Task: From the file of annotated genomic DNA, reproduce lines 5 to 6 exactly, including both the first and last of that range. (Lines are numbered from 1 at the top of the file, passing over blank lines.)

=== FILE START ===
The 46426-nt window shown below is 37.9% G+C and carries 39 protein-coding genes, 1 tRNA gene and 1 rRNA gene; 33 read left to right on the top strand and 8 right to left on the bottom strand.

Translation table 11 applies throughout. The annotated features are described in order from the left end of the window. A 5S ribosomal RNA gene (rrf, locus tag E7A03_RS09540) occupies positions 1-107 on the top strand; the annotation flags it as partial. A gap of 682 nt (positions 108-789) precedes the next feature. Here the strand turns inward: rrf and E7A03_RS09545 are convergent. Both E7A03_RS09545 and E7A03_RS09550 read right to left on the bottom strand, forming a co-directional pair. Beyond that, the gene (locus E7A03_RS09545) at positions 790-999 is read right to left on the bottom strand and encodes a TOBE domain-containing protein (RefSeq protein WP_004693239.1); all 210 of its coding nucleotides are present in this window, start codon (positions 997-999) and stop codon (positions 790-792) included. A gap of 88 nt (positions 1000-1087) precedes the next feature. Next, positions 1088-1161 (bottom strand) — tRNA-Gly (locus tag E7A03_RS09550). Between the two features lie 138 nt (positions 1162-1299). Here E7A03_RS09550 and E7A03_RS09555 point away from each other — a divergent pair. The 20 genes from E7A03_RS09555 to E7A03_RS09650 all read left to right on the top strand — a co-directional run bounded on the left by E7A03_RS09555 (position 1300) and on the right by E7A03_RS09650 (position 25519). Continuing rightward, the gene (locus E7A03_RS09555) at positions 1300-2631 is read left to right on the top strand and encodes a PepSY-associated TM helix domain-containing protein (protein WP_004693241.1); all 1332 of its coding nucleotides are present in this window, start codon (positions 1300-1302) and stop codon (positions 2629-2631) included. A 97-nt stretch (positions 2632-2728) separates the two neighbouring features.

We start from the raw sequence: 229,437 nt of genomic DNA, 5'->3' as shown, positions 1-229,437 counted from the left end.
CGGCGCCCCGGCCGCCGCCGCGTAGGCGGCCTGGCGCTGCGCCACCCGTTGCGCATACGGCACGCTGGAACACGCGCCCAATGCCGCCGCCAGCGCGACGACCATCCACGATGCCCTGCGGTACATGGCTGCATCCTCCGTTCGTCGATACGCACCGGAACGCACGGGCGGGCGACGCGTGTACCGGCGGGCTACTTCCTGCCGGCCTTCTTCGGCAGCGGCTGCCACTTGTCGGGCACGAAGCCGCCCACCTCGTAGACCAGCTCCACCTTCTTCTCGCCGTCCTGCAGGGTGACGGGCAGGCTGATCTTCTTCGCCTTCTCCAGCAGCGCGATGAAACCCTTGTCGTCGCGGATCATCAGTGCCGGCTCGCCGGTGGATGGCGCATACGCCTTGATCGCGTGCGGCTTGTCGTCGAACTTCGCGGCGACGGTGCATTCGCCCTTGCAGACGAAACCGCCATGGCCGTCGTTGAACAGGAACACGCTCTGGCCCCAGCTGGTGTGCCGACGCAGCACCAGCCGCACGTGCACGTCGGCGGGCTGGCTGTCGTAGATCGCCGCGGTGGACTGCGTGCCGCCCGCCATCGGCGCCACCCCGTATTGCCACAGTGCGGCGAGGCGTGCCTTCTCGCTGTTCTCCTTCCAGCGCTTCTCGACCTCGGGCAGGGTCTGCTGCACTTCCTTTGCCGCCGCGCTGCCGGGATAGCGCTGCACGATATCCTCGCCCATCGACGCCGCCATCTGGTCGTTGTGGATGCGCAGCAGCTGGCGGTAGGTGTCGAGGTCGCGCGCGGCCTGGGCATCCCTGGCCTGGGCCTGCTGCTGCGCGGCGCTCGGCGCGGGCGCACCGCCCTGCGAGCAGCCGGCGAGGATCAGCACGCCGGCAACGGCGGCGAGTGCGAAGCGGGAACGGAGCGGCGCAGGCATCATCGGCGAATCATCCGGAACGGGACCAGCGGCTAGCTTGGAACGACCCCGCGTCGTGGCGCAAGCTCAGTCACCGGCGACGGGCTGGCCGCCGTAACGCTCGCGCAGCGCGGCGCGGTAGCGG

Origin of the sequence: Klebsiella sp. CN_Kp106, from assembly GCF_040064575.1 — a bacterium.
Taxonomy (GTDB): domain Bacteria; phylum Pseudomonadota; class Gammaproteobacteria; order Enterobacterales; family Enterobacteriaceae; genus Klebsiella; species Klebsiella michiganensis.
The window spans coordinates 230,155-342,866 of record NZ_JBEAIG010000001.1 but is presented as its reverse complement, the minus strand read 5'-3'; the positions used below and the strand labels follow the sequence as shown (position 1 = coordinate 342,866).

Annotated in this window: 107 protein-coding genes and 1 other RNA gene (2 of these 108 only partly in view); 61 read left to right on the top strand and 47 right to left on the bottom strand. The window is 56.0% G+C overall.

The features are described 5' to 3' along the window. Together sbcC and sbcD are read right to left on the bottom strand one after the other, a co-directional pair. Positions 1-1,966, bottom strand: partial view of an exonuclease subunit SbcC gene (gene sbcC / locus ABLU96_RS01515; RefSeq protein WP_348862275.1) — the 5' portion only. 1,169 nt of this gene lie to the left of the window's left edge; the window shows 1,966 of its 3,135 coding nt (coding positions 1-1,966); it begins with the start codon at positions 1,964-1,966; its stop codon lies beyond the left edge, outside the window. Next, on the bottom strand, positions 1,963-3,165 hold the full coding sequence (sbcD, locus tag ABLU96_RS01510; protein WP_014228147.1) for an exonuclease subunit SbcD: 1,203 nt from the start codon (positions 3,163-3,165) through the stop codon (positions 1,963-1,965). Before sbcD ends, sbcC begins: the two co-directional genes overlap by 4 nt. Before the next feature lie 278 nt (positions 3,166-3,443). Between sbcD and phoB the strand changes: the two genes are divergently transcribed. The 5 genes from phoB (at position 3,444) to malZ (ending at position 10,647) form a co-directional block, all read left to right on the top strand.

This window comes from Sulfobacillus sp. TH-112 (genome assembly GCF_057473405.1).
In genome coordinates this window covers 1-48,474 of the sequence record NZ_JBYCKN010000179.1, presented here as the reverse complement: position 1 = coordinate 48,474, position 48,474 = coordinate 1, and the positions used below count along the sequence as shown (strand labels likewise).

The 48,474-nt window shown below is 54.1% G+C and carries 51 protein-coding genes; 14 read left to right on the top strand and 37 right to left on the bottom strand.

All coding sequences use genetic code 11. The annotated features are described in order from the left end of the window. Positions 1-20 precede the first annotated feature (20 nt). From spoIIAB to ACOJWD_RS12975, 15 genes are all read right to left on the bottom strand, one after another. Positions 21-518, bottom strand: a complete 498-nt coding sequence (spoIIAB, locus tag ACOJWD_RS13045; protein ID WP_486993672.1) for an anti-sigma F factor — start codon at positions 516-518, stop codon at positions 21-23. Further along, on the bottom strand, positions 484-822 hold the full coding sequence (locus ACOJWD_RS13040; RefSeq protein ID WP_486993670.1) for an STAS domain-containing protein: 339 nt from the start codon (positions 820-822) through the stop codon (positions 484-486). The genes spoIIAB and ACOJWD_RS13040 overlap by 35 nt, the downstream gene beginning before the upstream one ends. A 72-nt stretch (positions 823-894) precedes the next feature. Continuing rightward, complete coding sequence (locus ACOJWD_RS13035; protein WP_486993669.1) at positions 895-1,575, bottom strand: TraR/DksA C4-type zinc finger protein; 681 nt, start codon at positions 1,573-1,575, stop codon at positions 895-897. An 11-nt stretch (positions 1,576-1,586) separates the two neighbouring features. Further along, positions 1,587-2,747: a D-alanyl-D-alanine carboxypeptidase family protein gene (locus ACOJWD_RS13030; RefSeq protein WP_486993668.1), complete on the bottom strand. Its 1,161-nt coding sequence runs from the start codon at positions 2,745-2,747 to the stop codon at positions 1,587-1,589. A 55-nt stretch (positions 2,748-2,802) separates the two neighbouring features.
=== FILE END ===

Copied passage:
Origin of the sequence: Klebsiella sp. CN_Kp106, from assembly GCF_040064575.1 — a bacterium.
Taxonomy (GTDB): domain Bacteria; phylum Pseudomonadota; class Gammaproteobacteria; order Enterobacterales; family Enterobacteriaceae; genus Klebsiella; species Klebsiella michiganensis.